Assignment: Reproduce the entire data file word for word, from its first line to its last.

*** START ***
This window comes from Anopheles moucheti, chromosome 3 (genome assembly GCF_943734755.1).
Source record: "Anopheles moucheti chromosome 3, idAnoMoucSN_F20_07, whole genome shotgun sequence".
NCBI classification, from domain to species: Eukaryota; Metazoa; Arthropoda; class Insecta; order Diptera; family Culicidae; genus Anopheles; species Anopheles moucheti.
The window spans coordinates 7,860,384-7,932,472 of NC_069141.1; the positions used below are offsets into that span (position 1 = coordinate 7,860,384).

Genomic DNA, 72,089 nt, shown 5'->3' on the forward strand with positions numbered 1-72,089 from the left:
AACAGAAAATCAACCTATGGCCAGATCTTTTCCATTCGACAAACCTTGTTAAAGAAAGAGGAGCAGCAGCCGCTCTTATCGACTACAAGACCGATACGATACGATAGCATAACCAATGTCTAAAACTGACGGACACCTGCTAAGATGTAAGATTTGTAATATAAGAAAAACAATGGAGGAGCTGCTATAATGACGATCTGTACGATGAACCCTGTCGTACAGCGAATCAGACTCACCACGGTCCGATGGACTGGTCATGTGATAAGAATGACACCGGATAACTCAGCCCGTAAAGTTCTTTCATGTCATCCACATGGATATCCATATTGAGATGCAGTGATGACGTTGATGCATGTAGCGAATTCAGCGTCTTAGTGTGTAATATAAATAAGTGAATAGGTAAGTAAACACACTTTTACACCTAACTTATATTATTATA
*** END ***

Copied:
This window comes from Anopheles moucheti, chromosome 3 (genome assembly GCF_943734755.1).
Source record: "Anopheles moucheti chromosome 3, idAnoMoucSN_F20_07, whole genome shotgun sequence".
NCBI classification, from domain to species: Eukaryota; Metazoa; Arthropoda; class Insecta; order Diptera; family Culicidae; genus Anopheles; species Anopheles moucheti.
The window spans coordinates 7,860,384-7,932,472 of NC_069141.1; the positions used below are offsets into that span (position 1 = coordinate 7,860,384).

Genomic DNA, 72,089 nt, shown 5'->3' on the forward strand with positions numbered 1-72,089 from the left:
AACAGAAAATCAACCTATGGCCAGATCTTTTCCATTCGACAAACCTTGTTAAAGAAAGAGGAGCAGCAGCCGCTCTTATCGACTACAAGACCGATACGATACGATAGCATAACCAATGTCTAAAACTGACGGACACCTGCTAAGATGTAAGATTTGTAATATAAGAAAAACAATGGAGGAGCTGCTATAATGACGATCTGTACGATGAACCCTGTCGTACAGCGAATCAGACTCACCACGGTCCGATGGACTGGTCATGTGATAAGAATGACACCGGATAACTCAGCCCGTAAAGTTCTTTCATGTCATCCACATGGATATCCATATTGAGATGCAGTGATGACGTTGATGCATGTAGCGAATTCAGCGTCTTAGTGTGTAATATAAATAAGTGAATAGGTAAGTAAACACACTTTTACACCTAACTTATATTATTATA